Similarities Between Othello And Oedipus Tyranus

Decent Essays
To absolve Oedipus and Othello of their sin on the grounds of intent (in the matter described above), one has to assume the natural understanding of the play; it is, however, possible to understand the characters as having far less noble intents. Sigmund Freud, for example, views Oedipus as having realized a universal sexual urge for a man to have sexual intercourse with his mother. Tayeb Salih notes that in colonial times readers saw Othello as a “convert who reverts to an essential and inevitable form of barbarism” (page 374). However, these views ignore the more sympathetic nature of the natural reading.

There is also an important distinction to be made between Othello and Oedipus. In Oedipus’ tragedy, as Albin Lesky writes, the “driving forces are not feelings” (page 128); in Othello’s, they are. By that qualifier is more inevitability in Oedipus then there is in Othello. However, one should then question if Iago is less capable then fate.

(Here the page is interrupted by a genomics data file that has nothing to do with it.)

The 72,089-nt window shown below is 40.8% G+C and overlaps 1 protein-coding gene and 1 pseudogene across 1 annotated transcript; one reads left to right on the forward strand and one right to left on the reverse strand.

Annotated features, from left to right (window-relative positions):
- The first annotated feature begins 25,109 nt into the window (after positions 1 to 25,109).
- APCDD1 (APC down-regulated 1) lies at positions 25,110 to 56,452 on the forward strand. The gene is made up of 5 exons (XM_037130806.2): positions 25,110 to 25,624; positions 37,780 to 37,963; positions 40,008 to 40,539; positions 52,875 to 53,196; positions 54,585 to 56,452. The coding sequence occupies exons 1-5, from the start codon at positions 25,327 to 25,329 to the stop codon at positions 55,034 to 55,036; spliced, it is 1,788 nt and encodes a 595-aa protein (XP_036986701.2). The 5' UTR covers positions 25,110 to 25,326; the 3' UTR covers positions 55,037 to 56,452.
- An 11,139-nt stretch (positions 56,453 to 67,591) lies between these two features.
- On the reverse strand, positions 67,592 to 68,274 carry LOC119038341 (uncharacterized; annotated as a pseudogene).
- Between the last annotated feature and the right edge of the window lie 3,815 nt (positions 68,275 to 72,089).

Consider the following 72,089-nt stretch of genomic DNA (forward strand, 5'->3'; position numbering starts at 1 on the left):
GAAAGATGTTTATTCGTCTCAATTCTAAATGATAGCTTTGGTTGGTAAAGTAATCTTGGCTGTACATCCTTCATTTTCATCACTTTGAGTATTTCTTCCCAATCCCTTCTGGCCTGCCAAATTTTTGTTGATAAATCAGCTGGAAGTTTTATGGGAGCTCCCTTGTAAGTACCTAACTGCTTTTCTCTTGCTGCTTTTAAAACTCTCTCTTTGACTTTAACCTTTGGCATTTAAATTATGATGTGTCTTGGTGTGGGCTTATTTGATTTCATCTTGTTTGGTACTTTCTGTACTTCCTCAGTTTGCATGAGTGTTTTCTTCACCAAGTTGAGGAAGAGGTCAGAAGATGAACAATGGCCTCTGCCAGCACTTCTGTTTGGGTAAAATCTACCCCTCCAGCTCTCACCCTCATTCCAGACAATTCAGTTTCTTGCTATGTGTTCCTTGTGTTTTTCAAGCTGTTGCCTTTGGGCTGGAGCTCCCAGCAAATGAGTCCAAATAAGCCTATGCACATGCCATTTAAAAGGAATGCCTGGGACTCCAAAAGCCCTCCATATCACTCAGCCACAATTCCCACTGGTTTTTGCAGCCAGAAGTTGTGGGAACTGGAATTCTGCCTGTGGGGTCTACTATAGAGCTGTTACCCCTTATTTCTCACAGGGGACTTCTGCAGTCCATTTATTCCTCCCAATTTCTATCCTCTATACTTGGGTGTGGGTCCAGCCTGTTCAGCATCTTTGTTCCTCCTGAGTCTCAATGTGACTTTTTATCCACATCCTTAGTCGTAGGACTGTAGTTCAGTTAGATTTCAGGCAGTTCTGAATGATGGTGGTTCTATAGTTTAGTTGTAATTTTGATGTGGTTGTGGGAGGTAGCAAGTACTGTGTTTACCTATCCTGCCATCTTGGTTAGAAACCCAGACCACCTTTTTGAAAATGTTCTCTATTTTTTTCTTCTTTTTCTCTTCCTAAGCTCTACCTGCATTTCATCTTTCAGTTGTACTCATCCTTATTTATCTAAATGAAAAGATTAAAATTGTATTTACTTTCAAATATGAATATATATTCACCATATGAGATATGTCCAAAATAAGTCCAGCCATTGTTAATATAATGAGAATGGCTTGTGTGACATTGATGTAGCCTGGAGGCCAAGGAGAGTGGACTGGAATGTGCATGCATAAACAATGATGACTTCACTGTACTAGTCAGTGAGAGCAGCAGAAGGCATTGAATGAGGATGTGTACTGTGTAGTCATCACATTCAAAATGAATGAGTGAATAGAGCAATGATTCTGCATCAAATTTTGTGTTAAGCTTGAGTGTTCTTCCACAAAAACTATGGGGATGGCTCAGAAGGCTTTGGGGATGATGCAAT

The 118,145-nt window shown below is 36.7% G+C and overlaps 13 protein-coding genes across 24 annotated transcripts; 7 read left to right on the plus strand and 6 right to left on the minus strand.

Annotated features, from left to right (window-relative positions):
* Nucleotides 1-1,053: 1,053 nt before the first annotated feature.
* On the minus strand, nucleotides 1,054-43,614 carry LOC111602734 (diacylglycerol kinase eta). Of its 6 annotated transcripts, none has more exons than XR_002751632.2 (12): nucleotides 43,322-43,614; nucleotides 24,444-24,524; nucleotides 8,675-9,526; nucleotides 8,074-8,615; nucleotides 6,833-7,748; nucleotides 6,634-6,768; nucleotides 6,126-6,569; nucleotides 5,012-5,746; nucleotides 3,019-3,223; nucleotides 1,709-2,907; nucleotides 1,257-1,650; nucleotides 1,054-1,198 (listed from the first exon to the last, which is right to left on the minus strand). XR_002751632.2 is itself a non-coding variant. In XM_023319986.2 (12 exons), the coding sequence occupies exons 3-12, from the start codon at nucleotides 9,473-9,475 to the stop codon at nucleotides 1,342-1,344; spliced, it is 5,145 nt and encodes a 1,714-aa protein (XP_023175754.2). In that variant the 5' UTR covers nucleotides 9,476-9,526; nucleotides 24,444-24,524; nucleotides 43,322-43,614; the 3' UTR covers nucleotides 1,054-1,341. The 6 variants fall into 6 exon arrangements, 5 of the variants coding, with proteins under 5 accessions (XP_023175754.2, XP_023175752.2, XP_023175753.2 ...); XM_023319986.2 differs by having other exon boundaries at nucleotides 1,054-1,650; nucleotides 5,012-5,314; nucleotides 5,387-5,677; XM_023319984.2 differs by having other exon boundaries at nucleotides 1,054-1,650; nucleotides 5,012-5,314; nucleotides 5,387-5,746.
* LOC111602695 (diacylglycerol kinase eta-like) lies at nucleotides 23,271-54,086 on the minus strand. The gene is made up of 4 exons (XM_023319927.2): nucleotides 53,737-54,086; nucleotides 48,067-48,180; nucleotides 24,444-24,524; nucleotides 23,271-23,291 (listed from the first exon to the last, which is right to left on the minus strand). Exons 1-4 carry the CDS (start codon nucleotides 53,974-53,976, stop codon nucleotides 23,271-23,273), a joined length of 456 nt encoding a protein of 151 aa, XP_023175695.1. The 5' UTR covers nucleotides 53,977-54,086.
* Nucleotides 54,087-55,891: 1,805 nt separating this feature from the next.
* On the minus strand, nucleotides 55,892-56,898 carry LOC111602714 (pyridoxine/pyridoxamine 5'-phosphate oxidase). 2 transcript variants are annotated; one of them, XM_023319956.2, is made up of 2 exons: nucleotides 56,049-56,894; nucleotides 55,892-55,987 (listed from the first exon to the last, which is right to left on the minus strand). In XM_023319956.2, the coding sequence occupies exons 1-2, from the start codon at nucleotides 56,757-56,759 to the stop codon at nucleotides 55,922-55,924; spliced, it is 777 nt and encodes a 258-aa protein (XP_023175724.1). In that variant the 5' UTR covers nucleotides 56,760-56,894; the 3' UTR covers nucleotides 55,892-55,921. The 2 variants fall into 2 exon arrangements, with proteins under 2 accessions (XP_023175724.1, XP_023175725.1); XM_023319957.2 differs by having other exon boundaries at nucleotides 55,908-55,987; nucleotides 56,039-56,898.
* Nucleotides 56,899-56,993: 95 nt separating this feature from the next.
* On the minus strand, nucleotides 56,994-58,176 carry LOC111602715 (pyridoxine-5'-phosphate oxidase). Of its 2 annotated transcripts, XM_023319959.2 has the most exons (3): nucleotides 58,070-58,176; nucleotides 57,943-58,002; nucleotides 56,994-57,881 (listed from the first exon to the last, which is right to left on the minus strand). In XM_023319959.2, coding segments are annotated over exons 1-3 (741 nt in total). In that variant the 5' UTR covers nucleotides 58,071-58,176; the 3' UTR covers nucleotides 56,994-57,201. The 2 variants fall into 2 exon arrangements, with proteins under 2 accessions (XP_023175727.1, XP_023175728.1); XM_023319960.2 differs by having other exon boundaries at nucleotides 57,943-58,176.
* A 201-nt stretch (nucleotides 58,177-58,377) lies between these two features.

The second level of engagement is our engagement with the plot of the two plays, as well as the host of characters that
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They tell us the tales of two unwitting criminals who commit a terrible crime which leave them absolutely devastated. However, their guilt (as in culpability) is not necessarily directly correlated to their guilt (feelings of remorse), and might, in fact, be inversely correlated. Though Othello and Oedipus are in the core of their respective plays, they do exist in the context of their own plots. Like most of us, they feel guilt disproportionally to that context (perhaps figuring into the reason that they are sympathetic to the degree that they are). Furthermore, their guilt or innocence, may serve their respective playwrights only to make the exact opposite point. Finally we as an audience may, and are entitled to, reach a completely different conclusion from the playwrights about Othello and Oedipus’ guilt and its

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